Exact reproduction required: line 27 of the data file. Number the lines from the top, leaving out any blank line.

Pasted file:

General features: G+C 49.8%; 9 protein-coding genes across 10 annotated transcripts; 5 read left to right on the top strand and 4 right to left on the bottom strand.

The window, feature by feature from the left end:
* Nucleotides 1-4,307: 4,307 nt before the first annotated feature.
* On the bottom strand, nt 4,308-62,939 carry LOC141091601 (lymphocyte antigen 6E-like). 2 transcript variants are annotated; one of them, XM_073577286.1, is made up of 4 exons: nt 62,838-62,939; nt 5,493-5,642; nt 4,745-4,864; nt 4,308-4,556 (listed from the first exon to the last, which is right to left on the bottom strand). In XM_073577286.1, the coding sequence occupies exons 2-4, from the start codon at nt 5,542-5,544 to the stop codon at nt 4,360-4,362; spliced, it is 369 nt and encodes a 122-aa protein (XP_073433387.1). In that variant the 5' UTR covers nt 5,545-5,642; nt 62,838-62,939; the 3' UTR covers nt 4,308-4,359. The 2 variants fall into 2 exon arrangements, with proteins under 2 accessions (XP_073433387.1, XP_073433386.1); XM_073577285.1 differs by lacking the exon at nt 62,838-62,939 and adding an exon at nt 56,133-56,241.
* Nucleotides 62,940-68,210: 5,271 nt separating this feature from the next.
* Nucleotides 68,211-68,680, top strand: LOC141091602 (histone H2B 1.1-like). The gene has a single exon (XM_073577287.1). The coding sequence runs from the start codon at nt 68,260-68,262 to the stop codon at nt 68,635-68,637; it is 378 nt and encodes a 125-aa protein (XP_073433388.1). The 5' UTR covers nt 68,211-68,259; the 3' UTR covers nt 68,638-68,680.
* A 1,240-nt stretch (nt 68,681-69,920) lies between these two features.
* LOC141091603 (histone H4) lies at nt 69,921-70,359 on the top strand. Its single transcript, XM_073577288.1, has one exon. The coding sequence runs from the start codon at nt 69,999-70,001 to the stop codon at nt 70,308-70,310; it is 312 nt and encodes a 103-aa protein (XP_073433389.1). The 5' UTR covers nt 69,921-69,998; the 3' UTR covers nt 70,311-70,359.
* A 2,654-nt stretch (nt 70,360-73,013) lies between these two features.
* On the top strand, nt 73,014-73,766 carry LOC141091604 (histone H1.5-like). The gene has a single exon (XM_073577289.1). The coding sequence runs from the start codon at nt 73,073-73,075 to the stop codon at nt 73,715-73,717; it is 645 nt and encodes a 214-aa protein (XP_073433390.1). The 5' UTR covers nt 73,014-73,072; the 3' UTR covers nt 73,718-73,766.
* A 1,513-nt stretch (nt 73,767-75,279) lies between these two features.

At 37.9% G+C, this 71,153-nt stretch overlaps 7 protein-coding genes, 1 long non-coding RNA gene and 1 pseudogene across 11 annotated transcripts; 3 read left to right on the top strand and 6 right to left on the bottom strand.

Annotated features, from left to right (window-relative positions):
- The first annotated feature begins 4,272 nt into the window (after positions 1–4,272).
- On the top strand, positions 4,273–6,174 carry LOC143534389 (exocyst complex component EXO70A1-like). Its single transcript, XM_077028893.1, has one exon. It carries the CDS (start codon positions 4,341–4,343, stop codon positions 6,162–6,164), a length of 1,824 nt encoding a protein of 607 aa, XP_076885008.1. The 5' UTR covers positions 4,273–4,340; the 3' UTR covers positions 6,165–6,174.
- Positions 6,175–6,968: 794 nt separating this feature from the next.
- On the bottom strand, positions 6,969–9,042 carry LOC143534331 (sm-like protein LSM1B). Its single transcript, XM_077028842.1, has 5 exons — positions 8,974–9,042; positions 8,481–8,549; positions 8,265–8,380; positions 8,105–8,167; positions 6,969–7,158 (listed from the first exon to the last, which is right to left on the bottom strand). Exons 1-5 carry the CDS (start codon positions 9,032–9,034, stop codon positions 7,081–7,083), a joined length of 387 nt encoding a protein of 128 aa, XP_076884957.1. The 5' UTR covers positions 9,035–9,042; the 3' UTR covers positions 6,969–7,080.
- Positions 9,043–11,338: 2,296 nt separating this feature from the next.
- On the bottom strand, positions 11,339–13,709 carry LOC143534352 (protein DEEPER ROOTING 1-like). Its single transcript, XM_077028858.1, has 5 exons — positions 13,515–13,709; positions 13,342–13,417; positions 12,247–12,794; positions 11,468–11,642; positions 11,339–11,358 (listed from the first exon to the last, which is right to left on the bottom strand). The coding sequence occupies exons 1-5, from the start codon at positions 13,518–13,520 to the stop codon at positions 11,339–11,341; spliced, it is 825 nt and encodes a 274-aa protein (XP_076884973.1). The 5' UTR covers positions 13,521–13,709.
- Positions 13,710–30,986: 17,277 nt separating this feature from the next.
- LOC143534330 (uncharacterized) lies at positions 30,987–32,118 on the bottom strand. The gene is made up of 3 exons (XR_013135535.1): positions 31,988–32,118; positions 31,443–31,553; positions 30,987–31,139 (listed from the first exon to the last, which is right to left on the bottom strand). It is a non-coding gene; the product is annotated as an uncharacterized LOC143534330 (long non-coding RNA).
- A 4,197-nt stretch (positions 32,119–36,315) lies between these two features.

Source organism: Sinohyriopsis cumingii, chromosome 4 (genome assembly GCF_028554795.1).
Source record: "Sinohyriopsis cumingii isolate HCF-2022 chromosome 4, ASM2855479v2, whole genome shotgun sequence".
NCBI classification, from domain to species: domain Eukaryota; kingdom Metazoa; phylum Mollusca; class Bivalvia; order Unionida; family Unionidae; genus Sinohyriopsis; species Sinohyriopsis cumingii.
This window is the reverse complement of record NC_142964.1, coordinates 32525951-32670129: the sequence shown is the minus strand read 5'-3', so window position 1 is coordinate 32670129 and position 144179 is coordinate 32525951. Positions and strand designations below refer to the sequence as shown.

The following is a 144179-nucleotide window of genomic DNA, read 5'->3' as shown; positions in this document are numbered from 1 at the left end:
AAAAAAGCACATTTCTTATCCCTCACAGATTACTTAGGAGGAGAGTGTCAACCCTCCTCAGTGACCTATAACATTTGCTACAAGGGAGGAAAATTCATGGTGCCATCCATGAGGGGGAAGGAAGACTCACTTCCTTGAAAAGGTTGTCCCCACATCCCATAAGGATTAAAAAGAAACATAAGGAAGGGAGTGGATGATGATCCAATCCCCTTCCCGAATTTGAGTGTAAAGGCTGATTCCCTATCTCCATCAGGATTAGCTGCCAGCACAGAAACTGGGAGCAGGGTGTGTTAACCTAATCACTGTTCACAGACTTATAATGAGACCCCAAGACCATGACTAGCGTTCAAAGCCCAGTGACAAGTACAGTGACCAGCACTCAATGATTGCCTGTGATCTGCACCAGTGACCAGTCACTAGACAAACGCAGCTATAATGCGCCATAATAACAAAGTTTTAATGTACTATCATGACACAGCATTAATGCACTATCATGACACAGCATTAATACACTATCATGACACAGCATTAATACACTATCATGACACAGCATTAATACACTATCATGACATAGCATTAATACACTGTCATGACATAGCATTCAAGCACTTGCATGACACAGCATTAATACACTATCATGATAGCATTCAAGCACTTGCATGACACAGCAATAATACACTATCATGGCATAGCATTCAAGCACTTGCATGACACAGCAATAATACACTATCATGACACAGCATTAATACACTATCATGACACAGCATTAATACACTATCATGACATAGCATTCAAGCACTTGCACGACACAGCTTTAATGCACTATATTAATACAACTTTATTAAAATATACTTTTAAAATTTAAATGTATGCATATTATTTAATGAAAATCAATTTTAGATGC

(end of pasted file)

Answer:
The following is a 144179-nucleotide window of genomic DNA, read 5'->3' as shown; positions in this document are numbered from 1 at the left end: